posted by Jonathan Livengood at 12:59 AM on November 17, 2012 [2 favorites]


He ought to be daring us to innovate and to sacrifice.

I think he has.
"The [$90 billion stimulus] energy stuff wasn’t just big, it was ginormous. Clinton pushed a five-year, $6 billion clean energy bill that went nowhere. 10 years later, $90 billion in the guy’s first month in office. Plus it leveraged another $100 billion in private money. Obama promised that he would double renewable power generation during his first term, and he did. For advanced biofuels, [the stimulus bill] created this $800 million program that essentially financed new refineries. And so you got the first 18 advanced biofuel refineries in the country just through that 1 percent of the clean energy funding. There was also a whole geothermal technology program that went from about $20 million a year to $400 million. It’s leading right now to a real boom in geothermal production. The $90 billion includes high-speed rail too. And there was about $25 billion for energy efficiency, which as you know is the killer app of the energy world. There was energy efficiency for America’s largest steel plant, America’s largest hospital. There was $5.5 billion through the [General Services Administration] to green federal buildings and the federal fleet, which will save taxpayers huge money in the long run. And they had $5 billion for low-income weatherization. There’s $2 billion for batteries"
Most people have no idea how huge a change Obama made with green energy through the stimulus program. All that money is still working through the system - high speed rail in CA, new battery technology developments etc
posted by stbalbach at 10:45 AM on November 17, 2012 [2 favorites]


What Grunwald calls huge, I call a drop in the bucket. We need to be converting resources on the level of the annual military budget, 8-10x more than the stimulus spending every year until the problem is fixed. We ought to be talking about nationally-enforced rationing and converting factories to solar and wind production lines (like we did for tanks and airplanes in World War II). We ought to be selling climate bonds, like we once sold war bonds.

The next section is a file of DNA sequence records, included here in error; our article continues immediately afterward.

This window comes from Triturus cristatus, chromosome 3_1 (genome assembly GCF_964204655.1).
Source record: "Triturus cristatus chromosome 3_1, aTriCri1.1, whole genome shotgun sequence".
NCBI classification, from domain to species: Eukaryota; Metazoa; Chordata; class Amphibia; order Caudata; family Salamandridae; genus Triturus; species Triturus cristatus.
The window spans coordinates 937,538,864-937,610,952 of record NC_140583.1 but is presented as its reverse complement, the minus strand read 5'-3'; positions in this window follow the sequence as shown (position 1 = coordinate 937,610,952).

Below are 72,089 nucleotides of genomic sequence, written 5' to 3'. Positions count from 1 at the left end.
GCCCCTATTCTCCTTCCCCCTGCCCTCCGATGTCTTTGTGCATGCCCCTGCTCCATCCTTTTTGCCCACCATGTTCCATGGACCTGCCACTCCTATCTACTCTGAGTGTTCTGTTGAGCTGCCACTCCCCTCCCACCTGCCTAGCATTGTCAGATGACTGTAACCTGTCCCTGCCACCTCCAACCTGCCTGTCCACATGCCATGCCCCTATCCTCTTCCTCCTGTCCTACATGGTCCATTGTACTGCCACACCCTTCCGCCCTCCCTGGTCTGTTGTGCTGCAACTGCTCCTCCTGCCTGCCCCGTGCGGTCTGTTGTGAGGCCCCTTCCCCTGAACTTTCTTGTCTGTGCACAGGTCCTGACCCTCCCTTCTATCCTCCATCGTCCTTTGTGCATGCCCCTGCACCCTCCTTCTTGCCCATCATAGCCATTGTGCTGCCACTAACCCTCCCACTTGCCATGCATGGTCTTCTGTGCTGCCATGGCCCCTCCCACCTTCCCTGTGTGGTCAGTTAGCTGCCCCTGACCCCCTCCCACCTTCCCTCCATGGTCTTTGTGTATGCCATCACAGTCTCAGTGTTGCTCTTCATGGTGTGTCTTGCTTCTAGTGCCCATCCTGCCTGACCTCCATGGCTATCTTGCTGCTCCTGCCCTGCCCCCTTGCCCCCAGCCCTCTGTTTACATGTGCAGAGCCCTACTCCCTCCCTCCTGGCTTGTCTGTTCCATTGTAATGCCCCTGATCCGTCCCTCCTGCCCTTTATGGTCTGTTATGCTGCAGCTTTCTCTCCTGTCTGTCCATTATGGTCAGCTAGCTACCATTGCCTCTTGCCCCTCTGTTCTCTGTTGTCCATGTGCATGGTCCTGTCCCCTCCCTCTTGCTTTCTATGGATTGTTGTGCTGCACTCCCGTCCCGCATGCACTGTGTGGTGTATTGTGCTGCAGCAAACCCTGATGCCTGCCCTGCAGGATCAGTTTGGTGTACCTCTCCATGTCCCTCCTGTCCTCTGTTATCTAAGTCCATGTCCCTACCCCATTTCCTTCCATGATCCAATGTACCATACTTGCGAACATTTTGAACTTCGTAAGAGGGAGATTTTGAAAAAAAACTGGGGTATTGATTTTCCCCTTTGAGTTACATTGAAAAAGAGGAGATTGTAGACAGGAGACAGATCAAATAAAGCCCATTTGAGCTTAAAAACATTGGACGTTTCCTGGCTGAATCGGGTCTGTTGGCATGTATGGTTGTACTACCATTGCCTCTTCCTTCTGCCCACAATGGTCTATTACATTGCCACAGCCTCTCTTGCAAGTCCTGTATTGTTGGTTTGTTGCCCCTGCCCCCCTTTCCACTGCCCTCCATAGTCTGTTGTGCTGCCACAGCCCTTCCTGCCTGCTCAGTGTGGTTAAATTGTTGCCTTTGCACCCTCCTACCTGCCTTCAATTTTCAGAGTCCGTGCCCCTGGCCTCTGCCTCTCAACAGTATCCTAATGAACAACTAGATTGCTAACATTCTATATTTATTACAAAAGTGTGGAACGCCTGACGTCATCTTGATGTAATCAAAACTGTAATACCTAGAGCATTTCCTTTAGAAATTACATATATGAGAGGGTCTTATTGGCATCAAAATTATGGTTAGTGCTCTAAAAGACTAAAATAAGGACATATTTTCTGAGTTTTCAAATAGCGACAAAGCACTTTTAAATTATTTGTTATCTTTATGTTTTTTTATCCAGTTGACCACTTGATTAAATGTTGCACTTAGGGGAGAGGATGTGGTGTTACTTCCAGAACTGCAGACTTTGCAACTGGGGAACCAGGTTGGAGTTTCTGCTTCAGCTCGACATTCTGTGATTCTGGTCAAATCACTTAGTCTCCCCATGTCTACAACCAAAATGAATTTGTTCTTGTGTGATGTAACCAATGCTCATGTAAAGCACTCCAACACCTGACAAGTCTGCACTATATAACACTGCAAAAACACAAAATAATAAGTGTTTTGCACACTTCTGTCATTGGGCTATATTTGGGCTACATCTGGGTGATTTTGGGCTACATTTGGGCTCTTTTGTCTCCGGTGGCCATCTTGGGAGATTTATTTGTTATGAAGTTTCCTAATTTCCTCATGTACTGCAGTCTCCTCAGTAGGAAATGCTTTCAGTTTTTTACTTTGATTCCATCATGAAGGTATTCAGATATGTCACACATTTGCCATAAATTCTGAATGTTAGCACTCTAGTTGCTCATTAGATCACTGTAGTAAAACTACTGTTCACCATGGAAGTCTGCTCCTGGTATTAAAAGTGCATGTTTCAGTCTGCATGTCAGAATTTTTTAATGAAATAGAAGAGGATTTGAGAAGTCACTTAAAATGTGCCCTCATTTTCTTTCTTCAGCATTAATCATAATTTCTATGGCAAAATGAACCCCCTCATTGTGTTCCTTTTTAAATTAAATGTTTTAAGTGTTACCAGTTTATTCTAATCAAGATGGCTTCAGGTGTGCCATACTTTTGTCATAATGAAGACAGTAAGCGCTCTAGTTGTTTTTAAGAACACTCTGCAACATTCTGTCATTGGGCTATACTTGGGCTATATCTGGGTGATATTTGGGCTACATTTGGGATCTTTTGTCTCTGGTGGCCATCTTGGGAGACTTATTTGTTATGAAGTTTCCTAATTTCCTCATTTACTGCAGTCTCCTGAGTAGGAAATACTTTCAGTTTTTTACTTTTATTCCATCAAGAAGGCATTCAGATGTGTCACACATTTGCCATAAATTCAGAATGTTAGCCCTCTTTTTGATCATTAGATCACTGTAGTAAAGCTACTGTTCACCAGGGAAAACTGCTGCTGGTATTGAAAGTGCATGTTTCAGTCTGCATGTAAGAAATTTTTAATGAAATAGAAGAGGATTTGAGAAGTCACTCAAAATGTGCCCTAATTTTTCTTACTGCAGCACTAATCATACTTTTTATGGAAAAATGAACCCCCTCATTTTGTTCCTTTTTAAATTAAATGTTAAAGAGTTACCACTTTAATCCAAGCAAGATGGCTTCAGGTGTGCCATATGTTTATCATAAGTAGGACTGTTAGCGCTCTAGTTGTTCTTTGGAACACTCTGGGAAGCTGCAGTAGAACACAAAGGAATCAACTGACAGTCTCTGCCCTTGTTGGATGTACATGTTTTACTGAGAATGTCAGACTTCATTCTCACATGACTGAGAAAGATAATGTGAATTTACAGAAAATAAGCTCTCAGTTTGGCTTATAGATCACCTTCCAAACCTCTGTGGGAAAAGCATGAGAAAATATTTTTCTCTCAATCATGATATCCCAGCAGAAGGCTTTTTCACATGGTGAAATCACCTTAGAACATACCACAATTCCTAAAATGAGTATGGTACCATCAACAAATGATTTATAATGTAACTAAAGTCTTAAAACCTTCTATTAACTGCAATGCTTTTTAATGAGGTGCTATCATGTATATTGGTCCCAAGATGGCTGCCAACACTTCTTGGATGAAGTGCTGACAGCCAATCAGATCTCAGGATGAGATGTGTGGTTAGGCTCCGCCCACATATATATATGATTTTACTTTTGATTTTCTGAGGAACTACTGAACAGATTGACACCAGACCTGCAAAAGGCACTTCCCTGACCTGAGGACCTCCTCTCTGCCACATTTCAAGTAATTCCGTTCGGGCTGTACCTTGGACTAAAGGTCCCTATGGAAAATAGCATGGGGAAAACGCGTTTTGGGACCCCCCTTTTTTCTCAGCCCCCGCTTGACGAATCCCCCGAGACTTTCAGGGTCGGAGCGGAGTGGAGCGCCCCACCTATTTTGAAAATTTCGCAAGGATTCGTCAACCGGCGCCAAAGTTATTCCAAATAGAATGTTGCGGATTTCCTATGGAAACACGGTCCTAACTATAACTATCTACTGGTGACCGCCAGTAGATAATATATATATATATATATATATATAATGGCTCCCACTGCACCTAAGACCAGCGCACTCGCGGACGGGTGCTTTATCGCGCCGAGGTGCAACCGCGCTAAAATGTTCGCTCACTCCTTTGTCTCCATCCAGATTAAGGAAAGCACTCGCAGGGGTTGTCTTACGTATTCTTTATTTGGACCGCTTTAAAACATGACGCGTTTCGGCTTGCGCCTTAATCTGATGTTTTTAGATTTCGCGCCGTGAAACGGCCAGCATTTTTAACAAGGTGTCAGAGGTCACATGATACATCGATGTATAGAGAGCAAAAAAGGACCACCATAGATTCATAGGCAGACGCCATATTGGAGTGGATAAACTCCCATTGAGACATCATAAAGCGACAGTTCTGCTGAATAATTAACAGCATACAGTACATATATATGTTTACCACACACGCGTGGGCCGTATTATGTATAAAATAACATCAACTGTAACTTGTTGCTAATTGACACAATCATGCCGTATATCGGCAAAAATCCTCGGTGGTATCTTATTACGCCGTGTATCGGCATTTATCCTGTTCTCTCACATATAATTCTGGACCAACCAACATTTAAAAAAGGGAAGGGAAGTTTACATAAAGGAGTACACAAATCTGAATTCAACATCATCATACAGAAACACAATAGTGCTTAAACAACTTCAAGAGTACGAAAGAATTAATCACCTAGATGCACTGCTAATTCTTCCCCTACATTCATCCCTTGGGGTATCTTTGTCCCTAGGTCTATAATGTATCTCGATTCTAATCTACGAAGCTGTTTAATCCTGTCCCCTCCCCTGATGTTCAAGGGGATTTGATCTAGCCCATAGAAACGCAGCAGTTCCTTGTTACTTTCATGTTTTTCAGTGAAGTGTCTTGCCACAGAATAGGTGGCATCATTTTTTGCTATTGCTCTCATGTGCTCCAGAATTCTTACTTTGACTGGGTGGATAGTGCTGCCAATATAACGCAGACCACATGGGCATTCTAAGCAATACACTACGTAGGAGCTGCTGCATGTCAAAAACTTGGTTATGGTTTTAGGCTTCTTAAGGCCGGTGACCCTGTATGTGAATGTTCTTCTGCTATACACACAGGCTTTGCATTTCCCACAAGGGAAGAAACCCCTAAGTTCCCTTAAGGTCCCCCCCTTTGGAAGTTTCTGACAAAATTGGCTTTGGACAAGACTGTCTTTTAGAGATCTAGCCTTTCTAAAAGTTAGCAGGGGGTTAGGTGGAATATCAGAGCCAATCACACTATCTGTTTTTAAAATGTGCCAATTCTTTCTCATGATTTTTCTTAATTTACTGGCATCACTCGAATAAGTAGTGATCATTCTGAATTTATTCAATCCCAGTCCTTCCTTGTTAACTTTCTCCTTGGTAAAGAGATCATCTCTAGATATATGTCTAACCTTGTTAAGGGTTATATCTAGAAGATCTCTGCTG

Yes, I recognize that these things could not be passed with the current Republican opposition. But even if the appropriate level of commitment is not currently possible in reality, it really should become the rhetoric. We need to fix this problem. It is every bit as urgent as the rise of the Nazis or the specter of global communism that led to the grotesque expenditures in the Reagan administration.
posted by Jonathan Livengood at 11:13 AM on November 17, 2012 [1 favorite]


> it really should become the rhetoric.

Yes.
posted by de at 11:59 AM on November 17, 2012


I watched the first part of the Ken Burns documentary last night and I had no idea. I've seen lots of photos, and I've read my Steinbeck, but still did not grasp the magnitude, the relentlessness of the situation. The guy crawling five blocks on his elbows with a flashlight to check on his niece. The children suffocating to death in the dust. Horrifying.
posted by HotToddy at 8:09 AM on November 19, 2012 [1 favorite]


Indeed.

I spent a good part of the first part of Dustbowl just sobbing. So much tragedy.
posted by dog food sugar at 6:49 PM on November 19, 2012 [1 favorite]


Has anyone here read Whose Names Are Unknown? If so, how is it?
posted by homunculus at 9:26 PM on November 19, 2012